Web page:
You know that the Universe is expanding, thanks to Hubble and others. When light reaches us from such far far away supernovae, the light gets stretched due to the expansion of Universe. This stretching of light can be measured and is called the redshift. Hence measuring the redshift of a supernova can tell us how much the Universe has expanded in the time it took for the light to reach us from that supernova. The brightness of supernova, a standard candle, is a measure of its distance today. The distance today is a net effect of expansion in the past. If the expansion of the Universe is accelerating today, then it was slower in the past when the light started traveling from the supernova. Hence from past time to present, to accumulate given redshift with slower expansion, the distance today of the supernova must be more than in the case of decelerated expansion. In the case of a decelerating expansion today, expansion was faster when the light left the supernova. Hence to accumulate the same redshift, the distance today of the supernova must be less than in the case of accelerating expansion. [see Appendix, for an explanation by Soumyajit in the language of Physics, Maths!]

The data taken by teams of scientists shows that the supernovae for high redshifts are much weaker in brightness than they should be for a slowing down Universe. Hence the conclusion is inescapable: The expansion of the Universe is accelerating!

UniverseExpansionDiffModels

(Image Source: Saul Perlmutter, Physics Today, April 2003, p53)

[Fig.4 A plot showing the cosmic history for the different models of the Universe. Notice that for “Today” we set the brightness of supernovae to be 1, the redshift (expansion) to be 0 and the linear scale of the Universe or its size to be 1. As we get light from distant supernovae, surely light took time to reach us, hence they happened in past. Further they are in past, fainter they are. The bluer (redder) curves represent an accelerating (decelerating) Universe. The brightness of Supernovae for certain redshifts clearly shows that they lie on the blue side of the plot, hence the expansion of the Universe is accelerating.]

Now you know that the Universe is expanding, and expanding faster and faster as time goes on defying the pull of gravity of the matter of the Universe. What causes this accelerated expansion? The Dark Energy!

No one currently knows what it is! But there are speculations, some better than others.

Einstein’s theory of gravity allows for energy to be associated with space. This is called a cosmological constant, though it may or may not be a constant as our understanding develops. As space rolls out in expansion, the associated energy, due to cosmological constant also keeps growing and the Universe keeps on expanding at a faster and faster rate. Some scientists have proposed an energy fluid called quintessence, which keeps powering up this expansion.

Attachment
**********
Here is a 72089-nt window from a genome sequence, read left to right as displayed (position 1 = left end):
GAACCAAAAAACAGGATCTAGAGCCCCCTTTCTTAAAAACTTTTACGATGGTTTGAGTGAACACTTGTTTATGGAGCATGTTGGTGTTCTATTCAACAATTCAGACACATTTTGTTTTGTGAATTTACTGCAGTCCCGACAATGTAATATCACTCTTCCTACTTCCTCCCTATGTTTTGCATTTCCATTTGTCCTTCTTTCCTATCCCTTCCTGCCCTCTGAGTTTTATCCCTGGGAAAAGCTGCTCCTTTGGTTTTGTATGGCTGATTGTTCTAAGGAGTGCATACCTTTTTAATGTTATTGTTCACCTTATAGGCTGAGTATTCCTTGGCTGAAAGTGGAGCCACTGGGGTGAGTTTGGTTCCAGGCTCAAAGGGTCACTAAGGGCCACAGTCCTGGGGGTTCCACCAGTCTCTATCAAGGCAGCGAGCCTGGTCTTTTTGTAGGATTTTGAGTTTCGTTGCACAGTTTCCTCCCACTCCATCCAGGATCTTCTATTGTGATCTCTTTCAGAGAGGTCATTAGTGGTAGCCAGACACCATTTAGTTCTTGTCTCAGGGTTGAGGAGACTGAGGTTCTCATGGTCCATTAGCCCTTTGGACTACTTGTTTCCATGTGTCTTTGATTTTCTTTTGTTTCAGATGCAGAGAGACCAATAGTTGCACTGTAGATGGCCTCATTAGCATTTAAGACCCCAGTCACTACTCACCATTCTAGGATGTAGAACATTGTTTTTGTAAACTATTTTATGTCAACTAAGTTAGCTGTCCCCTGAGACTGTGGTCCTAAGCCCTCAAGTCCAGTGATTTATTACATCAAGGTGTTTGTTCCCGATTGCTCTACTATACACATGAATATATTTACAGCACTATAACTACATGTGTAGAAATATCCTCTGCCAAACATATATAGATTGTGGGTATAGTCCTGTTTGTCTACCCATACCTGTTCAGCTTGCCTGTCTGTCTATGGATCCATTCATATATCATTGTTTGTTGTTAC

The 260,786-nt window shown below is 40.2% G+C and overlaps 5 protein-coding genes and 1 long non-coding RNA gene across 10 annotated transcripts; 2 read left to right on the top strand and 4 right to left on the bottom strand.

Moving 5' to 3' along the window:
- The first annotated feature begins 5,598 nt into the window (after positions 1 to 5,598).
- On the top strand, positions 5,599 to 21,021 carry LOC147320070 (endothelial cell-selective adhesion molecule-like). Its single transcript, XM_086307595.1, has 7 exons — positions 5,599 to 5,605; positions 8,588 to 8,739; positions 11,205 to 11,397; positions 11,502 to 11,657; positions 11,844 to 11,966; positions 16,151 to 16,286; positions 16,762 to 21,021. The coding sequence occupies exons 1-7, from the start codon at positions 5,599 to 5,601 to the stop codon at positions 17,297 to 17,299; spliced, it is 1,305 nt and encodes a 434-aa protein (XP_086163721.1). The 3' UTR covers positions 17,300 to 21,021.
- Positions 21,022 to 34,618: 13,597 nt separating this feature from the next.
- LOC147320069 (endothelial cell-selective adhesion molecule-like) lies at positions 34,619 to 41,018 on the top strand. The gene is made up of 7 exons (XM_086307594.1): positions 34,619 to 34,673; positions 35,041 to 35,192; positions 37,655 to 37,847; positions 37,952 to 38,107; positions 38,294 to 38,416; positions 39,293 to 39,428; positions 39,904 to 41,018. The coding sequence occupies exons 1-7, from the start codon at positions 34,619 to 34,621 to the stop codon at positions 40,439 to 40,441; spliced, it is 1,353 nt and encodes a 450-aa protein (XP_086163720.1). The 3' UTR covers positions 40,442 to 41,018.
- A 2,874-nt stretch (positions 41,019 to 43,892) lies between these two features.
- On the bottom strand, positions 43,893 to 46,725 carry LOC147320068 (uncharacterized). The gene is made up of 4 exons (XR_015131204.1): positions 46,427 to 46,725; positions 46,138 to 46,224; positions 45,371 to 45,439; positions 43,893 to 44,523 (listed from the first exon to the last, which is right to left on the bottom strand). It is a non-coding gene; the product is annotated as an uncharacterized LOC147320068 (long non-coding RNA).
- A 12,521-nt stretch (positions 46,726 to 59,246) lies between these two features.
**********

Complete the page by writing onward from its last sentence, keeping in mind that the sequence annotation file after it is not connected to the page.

It is the Dark Energy, which will save the Universe from the fate of the Big Crunch and instead, eventually all the matter will evaporate and ionize into its elementary particles like electrons, protons and neutrons. The Universe will end in a Big Rip!

Bane_Empire_1

 

Bane: “Hold your ship,  Alien! The Dark Energy is yet not well understood. If it changes its behavior in future, the Universe will end up in The Big Crunch, and from its

ashes, a new Universe will begin. The Big Bang will follow the Big Crunch! The Big Crunch has not been ruled out conclusively from the data. “

big-crunch-theory-big-bounce

(Image Source: http://science.howstuffworks.com/dictionary/astronomy-terms/big-crunch6.htm)

[Fig.5 This is what Bane is talking about, some theories predict a Big Bounce: Big Bang, expansion, Big Crunch which leads to a singularity and then again Big Bang ]

[Suddenly a lot of bats start appearing]

Lord Vader: “You puny humans don’t understand the way of the Dark Energy…..what are these black small flying ships, are they drones?”

Bane: “Aah….The Batman.  Never lets dark villains enjoy a fun conversation.  Be glad Vader, that this bat does not have a spaceship, else the villains in the whole Universe would be in constant depression!”

batman

Batman: “Will you stop predicting doomsday and stop creating panic? The Universe, does not care about your beliefs. It runs on laws of Physics. Science is always humble and as new facts and theories emerge, the understanding changes. The theory of gravity is not complete, it does not work at atomic scales. So our best theories, the quantum theory at atomic scales and the gravitational theory at larger scales are not compatible. We need to be hopeful to work hard and understand this puzzle, we don’t need your doomsday predictions! It is a work in progress and importance should be at more data collection from observations and more work in theory, rather than armchair speculations!”

[We don’t know what happened next. Before things heated up, we ran away with whatever recording we could get! If you really want a taste of fate of the Universe, we highly recommend this article and the references therein! http://math.ucr.edu/home/baez/end.html ]